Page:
Hermann Schmitz, president of Bayer A.G and I.G. Farben during WWII, who also largely directed the Deutsche Bank, "held as much stock in Standard Oil of New Jersey as did the Rockefellers," according to former CBS News war correspondent Paul Manning. Acknowledging CIA director Dulles for his information, Manning reported that on August 10, 1944, the Rockefeller-Farben partners moved their "flight capital" through affiliated German/French, American, British and Swiss banks "for the new Germany." This secured "the sophisticated distribution of national and corporate assets to safe havens" thoughout the world, and assured the continuation and further development of the "Neuordnung" (new order) for both the global petrochemical pharmaceutical industry and banking cartels.

Bayer is also anxious to stifle criticism. It recently forced the excellent German based anti-Bayer campaign group BayerWatch to rename its web site and to relinquish all rights to the BayerWatch name.

From the Aventis website:

I.G. Farbenindustrie AG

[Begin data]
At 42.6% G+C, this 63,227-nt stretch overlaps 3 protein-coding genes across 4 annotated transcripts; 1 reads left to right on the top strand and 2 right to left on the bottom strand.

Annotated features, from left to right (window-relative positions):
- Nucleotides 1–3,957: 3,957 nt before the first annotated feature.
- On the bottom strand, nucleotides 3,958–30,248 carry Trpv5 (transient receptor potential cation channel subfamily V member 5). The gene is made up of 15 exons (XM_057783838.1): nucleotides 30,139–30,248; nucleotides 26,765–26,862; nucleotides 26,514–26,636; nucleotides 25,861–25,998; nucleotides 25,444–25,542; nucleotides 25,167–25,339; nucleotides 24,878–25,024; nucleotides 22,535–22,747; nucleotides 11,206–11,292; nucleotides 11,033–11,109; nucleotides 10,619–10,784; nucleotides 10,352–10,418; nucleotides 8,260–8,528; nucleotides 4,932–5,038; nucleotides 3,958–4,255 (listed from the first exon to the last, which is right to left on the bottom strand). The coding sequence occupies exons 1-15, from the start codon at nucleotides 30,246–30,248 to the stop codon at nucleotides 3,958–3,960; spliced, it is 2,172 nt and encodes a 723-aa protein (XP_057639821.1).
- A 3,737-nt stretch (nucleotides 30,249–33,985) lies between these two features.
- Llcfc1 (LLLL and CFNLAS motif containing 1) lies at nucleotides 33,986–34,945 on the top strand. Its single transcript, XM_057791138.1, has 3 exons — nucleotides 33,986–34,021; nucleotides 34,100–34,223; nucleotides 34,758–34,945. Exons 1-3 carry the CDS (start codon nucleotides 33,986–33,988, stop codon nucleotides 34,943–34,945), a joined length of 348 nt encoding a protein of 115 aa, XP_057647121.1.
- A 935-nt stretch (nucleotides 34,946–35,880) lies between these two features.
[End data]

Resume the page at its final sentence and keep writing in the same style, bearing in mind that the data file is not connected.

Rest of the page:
Despite those encouraging signs the German chemical industry had no alternative but to form an even closer grouping. In 1925 the syndicate of 1916 merged to create a new company known as I. G. Farbenindustrie AG. Its headquarters were in Frankfurt am Main. Following a perceptible sales drop in all of the original companies and also the pressures of the world economic crisis from 1929 onwards, the company was forced to merge production facilities, grasp the nettle of radical rationalization and lay off large numbers of employees in the individual works. During the two decades when the Höchst site belonged to I.G. Farben it lost large sections of its dye range but gained fresh impetus expanding its pharmaceuticals, crop protection agents, solvents and synthetic resins activities. The 1940s saw the start of highly promising research work into penicillin production, and it was only the outcome of the war in 1945 that thwarted the planned erection of a production plant for this new drug. Eventually the plans were implemented under changed conditions, but not until 1950.